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False sex rumors led to girl's expulsion from Catholic school, lawsuit claims

A father has filed a lawsuit against a Catholic grade school in Glendale, claiming his teenage daughter was wrongfully expelled following false rumors of sexual misconduct.

Roberto Pangilinan claims that his daughter, who had attended Holy Family Grade School for nine years, was expelled during her last semester of eighth grade after she reported being bullied by her peers, according to the complaint filed last week in Los Angeles County Superior Court.

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The lawsuit was filed against the school and its administrators, including Principal Fidela Suelto, Rev. James Bevacqua and Vice Principal Katharine Huntley, along with eighth-grade teacher Ashley Walden and the Archdiocese of Los Angeles.

Suelto, along with a spokeswoman for the archdiocese, declined to comment on the pending litigation. Bevacqua could not immediately be reached for comment on the matter.

The lawsuit's claims include breach of contract, defamation of character, negligence and intentional infliction of emotional distress.

On Feb. 13, the teenager told Walden that her peers were spreading false rumors that she was having sex, and begged the teacher to make them stop, according to the lawsuit.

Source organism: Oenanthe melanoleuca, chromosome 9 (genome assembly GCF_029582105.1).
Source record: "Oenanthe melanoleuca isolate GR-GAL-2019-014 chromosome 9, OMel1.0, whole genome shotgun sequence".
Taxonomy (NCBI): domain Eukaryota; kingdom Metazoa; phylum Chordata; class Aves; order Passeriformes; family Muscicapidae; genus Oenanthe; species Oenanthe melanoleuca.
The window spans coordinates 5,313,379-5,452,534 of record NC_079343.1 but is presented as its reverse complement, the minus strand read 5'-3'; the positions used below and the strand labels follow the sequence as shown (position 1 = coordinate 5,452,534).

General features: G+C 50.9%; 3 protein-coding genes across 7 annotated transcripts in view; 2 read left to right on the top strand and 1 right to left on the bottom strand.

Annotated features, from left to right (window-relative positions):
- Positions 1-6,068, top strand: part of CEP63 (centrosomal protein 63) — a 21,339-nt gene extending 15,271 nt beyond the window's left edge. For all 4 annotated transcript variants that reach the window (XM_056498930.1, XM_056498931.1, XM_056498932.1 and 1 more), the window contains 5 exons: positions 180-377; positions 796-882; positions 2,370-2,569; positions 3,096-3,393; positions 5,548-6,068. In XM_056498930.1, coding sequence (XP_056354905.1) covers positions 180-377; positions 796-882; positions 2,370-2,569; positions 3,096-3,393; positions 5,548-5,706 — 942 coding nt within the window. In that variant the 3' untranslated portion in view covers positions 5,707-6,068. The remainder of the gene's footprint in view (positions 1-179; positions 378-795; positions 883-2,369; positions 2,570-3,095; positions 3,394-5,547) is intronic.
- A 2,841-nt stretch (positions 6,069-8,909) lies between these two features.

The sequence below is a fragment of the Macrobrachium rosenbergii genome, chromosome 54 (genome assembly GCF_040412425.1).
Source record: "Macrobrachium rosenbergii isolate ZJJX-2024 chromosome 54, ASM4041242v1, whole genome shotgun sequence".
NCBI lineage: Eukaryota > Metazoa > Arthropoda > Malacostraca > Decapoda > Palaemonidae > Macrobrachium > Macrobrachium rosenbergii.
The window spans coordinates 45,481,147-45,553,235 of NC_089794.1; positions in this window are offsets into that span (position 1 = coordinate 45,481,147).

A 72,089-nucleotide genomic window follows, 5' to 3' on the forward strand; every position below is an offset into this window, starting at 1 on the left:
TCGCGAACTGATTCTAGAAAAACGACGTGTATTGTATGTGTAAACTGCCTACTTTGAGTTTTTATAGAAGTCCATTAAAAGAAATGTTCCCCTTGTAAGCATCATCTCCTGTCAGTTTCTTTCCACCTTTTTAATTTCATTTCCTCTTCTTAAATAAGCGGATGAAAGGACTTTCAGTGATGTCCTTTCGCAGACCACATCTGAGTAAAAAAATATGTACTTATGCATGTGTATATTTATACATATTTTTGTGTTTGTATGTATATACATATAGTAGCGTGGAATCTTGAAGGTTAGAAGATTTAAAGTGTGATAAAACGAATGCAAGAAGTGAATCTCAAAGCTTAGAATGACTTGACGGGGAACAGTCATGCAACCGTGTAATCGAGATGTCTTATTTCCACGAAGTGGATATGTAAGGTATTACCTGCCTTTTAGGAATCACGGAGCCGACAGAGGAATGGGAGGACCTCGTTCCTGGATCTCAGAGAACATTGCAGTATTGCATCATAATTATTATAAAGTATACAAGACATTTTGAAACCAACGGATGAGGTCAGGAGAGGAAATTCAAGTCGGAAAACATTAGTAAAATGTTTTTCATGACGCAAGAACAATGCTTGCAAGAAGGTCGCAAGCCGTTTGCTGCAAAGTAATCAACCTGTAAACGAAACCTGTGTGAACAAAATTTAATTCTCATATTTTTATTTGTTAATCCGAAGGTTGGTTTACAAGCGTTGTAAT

That week, the suit claims, the principal requested that certain unnamed students provide written statements about the rumor or they would not be allowed to participate in a class trip to Disneyland.

"This appears to be the extent of the investigation into [the student's] report of bullying," according to the lawsuit, which later states, "None of these defendants talked with the boys' parents or questioned the boys extensively or at all about the veracity of their accusations."

The suit alleges that Suelto refused to show the then-13-year-old girl's father the statements, but told him that four weeks earlier, she learned that two boys had seen his daughter in the boys bathroom, partially undressed, with her boyfriend.

According to the lawsuit, Suelto did not act on the allegations until the girl reported the bullying.

On Feb. 17, hours after a meeting with the teenager and her parents during which the girl denied sexual misconduct, Suelto informed the girl's father via email that his daughter had been expelled and would be escorted off campus immediately, the suit says.

According to the lawsuit, the school handbook states that expulsion decisions rest with the pastor after a parent-principal conference, but in this case, the principal made the decision on her own on the same day she met with the student's parents.

Additionally, the handbook has special rules for eighth graders, stating that "only in exceptional cases shall expulsion of an eighth-grade student who has been in the school one or more years be allowed," and if an expulsion is proposed in an eighth grader's last semester, "prior approval of the Department of Catholic Schools is required" before it can take effect, according to the lawsuit.

The suit seeks more than $500,000 in damages.

Tchekmedyian writes for Times Community News.

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Twitter: @atchek

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